Probable Cause

If, during a criminal investigation, a police officer announces that a person is under arrest and places them in physical restraints, that is an arrest. At that moment, the arresting officer must have probable cause to believe the person committed a specific crime.

What gives law enforcement the right to arrest someone? "Probable cause" is the legal basis that allows police to arrest someone, conduct a search, or seize property. This requirement comes from the Fourth Amendment to the U.S. Constitution, which states the following:

"The right of the people to be secure in their persons, houses, papers, and effects, against unreasonable searches and seizures, shall not be violated, and no Warrants shall issue, but upon probable cause, supported by Oath or affirmation, and particularly describing the place to be searched, and the persons or things to be seized."

Thus, for a court to issue a warrant, it must be supported by a showing of probable cause.

This article provides a definition of probable cause. It will then examine the probable cause standard in connection with the following:

  • Detentions
  • Arrests
  • Searches
  • Seizures
  • Prosecutions

Warrants and Probable Cause

To get a warrant, an officer will sign an affidavit. The affidavit states the facts the officer knows from their own observations. They can also base their affidavit on the observations of citizens or police informants. These facts support their claim that probable cause exists to conduct a search, seize property, or make an arrest. The officer will then provide this information to a neutral judge or magistrate.

If a judge or magistrate agrees that probable cause exists based on the "totality of the circumstances," they will issue an arrest warrant or search warrant. The judge relies upon the honesty of the police officer in presenting accurate information.

Federal courts have held that the judge may give “considerable weight" to a law enforcement officer's conclusions regarding where evidence of a crime may be found (United States v. Mick (2001); United States v. Caicedo (1996)). The accused is not present to rebut the claims.

The Supreme Court adopted the “totality of the circumstances" test in Illinois v. Gates (1983). There, law enforcement officials received an anonymous tip that a married couple was engaged in drug trafficking. Acting on this information, police ultimately obtained a search warrant. Police searched the couple's residence and seized illegal drugs.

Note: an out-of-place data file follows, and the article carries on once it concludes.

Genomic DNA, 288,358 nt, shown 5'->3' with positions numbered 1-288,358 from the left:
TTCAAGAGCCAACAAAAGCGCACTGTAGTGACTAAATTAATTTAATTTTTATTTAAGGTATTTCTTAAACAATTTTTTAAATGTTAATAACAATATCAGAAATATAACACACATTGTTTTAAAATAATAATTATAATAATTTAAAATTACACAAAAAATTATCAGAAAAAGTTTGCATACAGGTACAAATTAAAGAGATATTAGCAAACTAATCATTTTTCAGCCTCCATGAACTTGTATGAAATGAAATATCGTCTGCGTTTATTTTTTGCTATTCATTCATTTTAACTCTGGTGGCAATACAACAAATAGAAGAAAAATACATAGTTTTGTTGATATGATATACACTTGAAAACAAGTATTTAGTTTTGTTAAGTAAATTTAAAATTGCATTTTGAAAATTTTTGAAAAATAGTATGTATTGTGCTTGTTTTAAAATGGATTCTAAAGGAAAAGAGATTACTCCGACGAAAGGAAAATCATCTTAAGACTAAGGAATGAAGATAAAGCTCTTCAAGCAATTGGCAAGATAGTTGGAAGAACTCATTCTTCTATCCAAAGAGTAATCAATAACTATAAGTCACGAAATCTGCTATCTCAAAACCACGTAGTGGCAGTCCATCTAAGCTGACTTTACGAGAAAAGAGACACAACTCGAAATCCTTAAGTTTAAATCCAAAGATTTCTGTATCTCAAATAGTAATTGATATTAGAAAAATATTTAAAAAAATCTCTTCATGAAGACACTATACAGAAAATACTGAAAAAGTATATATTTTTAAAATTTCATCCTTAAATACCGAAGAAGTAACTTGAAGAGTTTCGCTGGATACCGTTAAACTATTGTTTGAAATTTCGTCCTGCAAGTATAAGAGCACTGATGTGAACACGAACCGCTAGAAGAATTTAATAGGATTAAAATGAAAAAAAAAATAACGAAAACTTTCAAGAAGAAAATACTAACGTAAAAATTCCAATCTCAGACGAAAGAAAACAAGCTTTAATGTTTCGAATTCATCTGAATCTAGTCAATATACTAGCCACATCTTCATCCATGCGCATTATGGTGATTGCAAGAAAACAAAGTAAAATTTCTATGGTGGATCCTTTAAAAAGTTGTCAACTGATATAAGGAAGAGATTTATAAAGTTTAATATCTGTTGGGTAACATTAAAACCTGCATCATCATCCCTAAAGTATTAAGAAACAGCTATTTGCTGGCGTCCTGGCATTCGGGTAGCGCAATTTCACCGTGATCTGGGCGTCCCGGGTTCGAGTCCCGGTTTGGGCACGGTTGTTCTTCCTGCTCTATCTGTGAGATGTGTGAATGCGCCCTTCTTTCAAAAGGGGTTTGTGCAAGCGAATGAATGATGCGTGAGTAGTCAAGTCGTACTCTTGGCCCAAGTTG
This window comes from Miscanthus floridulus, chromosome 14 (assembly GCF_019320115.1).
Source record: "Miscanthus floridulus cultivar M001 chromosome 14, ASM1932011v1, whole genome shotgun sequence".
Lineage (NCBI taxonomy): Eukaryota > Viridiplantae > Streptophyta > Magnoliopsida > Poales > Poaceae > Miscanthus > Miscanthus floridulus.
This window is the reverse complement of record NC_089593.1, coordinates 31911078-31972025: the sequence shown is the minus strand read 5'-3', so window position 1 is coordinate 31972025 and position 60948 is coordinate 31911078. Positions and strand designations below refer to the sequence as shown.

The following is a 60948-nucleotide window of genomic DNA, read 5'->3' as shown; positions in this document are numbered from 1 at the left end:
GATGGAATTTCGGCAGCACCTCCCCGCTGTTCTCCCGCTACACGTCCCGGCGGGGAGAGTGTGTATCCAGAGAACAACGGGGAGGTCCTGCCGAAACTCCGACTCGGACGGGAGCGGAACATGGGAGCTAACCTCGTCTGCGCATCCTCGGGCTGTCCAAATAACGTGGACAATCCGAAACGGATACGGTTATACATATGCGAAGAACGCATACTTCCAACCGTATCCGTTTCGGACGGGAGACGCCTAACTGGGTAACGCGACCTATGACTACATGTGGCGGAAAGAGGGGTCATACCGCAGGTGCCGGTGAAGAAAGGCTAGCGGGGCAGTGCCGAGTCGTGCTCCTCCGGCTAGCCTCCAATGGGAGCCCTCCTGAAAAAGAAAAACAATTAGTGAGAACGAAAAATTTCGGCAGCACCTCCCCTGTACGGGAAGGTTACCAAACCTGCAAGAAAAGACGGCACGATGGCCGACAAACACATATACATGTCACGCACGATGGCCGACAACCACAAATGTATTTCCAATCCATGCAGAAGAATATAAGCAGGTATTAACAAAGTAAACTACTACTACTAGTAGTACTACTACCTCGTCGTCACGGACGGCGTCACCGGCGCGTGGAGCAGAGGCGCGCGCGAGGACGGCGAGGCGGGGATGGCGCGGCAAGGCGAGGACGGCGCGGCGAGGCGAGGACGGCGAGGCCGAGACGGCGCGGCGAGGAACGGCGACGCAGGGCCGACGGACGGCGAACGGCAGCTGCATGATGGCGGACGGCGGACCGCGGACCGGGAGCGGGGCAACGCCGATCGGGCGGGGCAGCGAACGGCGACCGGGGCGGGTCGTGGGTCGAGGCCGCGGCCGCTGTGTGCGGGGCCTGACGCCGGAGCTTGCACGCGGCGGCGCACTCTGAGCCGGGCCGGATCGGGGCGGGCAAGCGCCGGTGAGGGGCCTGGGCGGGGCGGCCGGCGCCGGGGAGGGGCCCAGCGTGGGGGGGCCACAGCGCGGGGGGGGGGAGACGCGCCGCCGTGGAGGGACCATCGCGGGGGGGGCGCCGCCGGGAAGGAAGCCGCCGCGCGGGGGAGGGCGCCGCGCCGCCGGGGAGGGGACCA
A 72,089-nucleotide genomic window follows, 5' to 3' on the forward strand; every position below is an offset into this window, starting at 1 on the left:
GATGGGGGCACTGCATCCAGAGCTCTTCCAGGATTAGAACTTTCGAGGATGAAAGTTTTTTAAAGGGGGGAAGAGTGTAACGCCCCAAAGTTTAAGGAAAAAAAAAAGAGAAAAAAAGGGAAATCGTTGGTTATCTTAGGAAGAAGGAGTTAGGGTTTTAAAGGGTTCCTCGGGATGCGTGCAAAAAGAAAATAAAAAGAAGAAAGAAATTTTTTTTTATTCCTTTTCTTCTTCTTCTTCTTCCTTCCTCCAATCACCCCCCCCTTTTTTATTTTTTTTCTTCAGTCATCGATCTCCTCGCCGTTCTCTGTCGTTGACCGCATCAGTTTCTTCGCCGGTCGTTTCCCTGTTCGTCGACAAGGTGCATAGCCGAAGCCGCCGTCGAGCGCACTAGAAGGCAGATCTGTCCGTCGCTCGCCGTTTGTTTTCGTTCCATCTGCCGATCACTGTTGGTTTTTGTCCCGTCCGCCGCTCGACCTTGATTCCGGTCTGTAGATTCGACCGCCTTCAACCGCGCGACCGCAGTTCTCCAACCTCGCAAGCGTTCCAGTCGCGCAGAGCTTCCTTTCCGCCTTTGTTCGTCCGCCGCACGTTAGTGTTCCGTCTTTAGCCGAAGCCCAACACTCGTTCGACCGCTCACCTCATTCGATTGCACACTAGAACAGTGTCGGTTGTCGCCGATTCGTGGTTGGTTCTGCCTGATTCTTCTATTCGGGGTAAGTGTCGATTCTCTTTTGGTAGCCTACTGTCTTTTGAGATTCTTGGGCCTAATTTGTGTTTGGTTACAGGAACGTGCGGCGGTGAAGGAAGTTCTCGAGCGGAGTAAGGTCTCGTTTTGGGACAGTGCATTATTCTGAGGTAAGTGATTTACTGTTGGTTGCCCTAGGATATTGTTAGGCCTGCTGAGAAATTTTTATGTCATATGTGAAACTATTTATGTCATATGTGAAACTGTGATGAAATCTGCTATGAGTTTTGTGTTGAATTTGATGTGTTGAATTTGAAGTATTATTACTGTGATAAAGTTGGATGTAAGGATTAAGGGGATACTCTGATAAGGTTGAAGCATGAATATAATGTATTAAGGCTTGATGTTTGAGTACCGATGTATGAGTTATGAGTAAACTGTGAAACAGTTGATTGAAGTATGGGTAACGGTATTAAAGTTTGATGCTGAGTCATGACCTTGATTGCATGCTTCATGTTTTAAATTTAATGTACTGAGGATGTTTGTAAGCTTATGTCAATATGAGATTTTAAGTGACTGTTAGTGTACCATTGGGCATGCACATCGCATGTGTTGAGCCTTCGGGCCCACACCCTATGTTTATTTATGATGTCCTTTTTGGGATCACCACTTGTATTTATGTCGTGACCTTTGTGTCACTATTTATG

The couple moved to suppress the evidence seized. They argued probable cause did not support the warrant. The Supreme Court concluded the warrant was valid. The Court noted that probable cause is a “fluid concept" that depends on law enforcement's assessment of multiple factors. Moreover, the Court wrote that probable cause cannot be confined to a “neat set of legal rules." Instead, probable cause is essentially an “assessment of probabilities."

Temporary Detention Does Not Require Probable Cause

Traffic stops and the questioning of pedestrians are examples of temporary detention. Temporary detention requires only "reasonable suspicion," not probable cause.

If the police have "reasonable suspicion," they act on specific facts and inferences about a particular person. "Reasonable suspicion" uses the "reasonable person standard." Would a reasonable person believe criminal activity was at hand and further investigation was required?

Detention can become a formal arrest if the detaining officer develops probable cause to charge a crime as a result of the investigation. For the detainee, the line between detention and arrest is not always clear.

Probable Cause for Arrest

Probable cause for arrest exists when facts and circumstances known by the police officer would lead a reasonable person to believe that the suspect has committed, is committing, or is attempting to commit a criminal offense. The probable cause to arrest standard applies to both misdemeanor and felony offenses.